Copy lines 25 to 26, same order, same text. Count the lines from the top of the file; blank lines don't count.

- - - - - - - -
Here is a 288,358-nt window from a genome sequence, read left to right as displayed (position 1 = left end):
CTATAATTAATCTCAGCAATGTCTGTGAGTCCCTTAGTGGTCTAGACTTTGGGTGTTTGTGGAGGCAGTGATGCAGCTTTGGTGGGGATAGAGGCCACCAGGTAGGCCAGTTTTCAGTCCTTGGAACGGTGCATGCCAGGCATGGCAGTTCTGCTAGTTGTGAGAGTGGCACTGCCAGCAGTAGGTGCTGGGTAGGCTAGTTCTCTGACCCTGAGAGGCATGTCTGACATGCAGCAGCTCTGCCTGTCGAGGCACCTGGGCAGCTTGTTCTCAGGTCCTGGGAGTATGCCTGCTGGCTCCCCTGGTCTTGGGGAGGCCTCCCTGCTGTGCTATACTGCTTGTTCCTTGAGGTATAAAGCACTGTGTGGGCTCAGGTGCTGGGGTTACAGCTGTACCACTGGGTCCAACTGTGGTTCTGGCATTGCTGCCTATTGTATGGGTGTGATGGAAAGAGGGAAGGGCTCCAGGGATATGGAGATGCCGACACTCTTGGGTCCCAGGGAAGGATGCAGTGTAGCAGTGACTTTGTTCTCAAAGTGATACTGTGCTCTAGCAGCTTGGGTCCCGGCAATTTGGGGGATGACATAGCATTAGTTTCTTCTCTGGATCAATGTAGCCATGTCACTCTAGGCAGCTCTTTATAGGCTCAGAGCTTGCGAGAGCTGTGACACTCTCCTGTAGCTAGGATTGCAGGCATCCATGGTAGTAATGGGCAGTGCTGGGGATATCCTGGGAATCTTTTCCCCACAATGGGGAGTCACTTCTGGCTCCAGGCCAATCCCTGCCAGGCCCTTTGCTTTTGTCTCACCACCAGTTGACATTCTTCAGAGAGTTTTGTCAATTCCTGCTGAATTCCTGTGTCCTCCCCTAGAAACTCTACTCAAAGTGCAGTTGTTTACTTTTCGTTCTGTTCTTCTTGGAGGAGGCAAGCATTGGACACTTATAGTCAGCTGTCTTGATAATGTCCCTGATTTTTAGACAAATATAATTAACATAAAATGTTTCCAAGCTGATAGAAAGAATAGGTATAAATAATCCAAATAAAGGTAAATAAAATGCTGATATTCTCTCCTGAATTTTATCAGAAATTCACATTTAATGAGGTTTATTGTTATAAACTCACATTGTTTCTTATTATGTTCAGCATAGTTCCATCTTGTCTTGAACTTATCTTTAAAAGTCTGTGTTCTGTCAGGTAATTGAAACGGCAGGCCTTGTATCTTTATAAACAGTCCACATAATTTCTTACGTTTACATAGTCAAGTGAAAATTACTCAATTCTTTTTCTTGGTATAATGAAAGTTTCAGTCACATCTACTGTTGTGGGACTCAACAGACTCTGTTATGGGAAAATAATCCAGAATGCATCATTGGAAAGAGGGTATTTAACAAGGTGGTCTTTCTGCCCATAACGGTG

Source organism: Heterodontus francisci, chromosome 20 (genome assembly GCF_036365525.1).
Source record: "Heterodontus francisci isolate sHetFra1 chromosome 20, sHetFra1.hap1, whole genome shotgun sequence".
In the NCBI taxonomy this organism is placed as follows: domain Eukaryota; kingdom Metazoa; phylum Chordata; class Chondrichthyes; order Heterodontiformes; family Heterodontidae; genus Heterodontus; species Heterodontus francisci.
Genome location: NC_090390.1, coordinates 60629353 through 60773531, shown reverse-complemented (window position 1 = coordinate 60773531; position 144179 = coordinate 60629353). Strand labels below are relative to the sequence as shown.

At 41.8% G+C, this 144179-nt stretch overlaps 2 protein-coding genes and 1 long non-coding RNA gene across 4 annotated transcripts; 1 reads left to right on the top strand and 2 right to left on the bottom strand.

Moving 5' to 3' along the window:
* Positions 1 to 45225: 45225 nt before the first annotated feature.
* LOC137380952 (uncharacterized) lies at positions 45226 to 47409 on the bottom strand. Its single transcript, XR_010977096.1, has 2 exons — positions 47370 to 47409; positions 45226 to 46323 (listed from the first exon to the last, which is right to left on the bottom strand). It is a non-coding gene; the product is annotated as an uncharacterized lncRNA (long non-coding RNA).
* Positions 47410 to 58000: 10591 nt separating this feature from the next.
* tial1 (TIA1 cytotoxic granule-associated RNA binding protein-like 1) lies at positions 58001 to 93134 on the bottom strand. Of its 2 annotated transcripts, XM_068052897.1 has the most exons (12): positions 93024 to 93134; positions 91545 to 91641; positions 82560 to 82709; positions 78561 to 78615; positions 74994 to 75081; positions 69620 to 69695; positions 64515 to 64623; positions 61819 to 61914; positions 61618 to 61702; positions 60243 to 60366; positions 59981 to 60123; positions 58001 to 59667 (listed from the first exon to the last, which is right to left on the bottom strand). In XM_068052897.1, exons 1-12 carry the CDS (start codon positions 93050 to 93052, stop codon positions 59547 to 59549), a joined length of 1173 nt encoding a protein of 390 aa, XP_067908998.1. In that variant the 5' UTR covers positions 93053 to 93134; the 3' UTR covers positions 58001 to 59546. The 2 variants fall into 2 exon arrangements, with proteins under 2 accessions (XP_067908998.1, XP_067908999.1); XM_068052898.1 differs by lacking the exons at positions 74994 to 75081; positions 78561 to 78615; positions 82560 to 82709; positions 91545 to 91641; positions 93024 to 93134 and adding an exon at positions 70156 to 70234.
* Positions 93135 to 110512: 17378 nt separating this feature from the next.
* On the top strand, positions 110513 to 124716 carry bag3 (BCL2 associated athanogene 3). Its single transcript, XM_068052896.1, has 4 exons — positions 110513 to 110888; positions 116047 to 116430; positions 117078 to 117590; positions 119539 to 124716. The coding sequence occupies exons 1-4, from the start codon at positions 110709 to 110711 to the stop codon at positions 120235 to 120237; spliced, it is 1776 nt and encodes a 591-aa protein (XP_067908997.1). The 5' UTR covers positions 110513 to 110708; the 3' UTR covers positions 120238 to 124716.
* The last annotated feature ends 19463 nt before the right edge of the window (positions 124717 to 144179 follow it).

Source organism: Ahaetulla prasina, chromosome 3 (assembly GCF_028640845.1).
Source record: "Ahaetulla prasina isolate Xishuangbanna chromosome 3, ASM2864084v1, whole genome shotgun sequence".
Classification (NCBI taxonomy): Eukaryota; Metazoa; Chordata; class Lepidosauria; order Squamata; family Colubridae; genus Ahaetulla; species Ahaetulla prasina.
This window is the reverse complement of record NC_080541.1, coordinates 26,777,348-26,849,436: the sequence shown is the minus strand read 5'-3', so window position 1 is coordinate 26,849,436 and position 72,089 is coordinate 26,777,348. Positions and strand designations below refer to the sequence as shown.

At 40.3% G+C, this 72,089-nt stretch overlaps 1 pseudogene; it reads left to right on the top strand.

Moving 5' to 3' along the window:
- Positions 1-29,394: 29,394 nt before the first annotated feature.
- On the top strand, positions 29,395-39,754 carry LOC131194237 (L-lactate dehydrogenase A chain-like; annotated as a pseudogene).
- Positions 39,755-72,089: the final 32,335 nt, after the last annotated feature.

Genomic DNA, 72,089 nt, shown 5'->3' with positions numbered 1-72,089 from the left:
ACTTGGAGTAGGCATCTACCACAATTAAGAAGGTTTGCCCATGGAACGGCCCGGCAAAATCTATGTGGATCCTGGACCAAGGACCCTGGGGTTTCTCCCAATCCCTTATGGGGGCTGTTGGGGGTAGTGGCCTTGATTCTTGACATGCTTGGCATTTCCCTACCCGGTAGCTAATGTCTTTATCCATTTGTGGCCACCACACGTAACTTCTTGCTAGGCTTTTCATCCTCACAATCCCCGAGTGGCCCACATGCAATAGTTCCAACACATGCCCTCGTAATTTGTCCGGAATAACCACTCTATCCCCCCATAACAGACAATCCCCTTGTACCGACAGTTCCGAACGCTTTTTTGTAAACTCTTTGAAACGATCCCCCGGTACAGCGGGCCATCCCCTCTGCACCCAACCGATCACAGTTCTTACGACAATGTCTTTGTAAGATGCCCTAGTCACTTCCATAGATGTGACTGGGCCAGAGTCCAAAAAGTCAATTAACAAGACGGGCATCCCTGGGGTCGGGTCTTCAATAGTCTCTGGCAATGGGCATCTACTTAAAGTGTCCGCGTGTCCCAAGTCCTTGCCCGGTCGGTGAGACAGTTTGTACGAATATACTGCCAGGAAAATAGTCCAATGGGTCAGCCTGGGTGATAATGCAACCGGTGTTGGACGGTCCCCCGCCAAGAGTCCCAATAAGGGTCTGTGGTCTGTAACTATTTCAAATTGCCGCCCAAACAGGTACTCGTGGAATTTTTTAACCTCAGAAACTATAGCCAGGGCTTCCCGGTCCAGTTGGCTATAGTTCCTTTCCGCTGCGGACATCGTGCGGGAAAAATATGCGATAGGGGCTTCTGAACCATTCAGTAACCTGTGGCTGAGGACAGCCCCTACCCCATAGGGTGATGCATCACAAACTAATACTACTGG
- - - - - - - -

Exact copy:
Genomic DNA, 72,089 nt, shown 5'->3' with positions numbered 1-72,089 from the left:
ACTTGGAGTAGGCATCTACCACAATTAAGAAGGTTTGCCCATGGAACGGCCCGGCAAAATCTATGTGGATCCTGGACCAAGGACCCTGGGGTTTCTCCCAATCCCTTATGGGGGCTGTTGGGGGTAGTGGCCTTGATTCTTGACATGCTTGGCATTTCCCTACCCGGTAGCTAATGTCTTTATCCATTTGTGGCCACCACACGTAACTTCTTGCTAGGCTTTTCATCCTCACAATCCCCGAGTGGCCCACATGCAATAGTTCCAACACATGCCCTCGTAATTTGTCCGGAATAACCACTCTATCCCCCCATAACAGACAATCCCCTTGTACCGACAGTTCCGAACGCTTTTTTGTAAACTCTTTGAAACGATCCCCCGGTACAGCGGGCCATCCCCTCTGCACCCAACCGATCACAGTTCTTACGACAATGTCTTTGTAAGATGCCCTAGTCACTTCCATAGATGTGACTGGGCCAGAGTCCAAAAAGTCAATTAACAAGACGGGCATCCCTGGGGTCGGGTCTTCAATAGTCTCTGGCAATGGGCATCTACTTAAAGTGTCCGCGTGTCCCAAGTCCTTGCCCGGTCGGTGAGACAGTTTGTACGAATATACTGCCAGGAAAATAGTCCAATGGGTCAGCCTGGGTGATAATGCAACCGGTGTTGGACGGTCCCCCGCCAAGAGTCCCAATAAGGGTCTGTGGTCTGTAACTATTTCAAATTGCCGCCCAAACAGGTACTCGTGGAATTTTTTAACCTCAGAAACTATAGCCAGGGCTTCCCGGTCCAGTTGGCTATAGTTCCTTTCCGCTGCGGACATCGTGCGGGAAAAATATGCGATAGGGGCTTCTGAACCATTCAGTAACCTGTGGCTGAGGACAGCCCCTACCCCATAGGGTGATGCATCACAAACTAATACTACTGG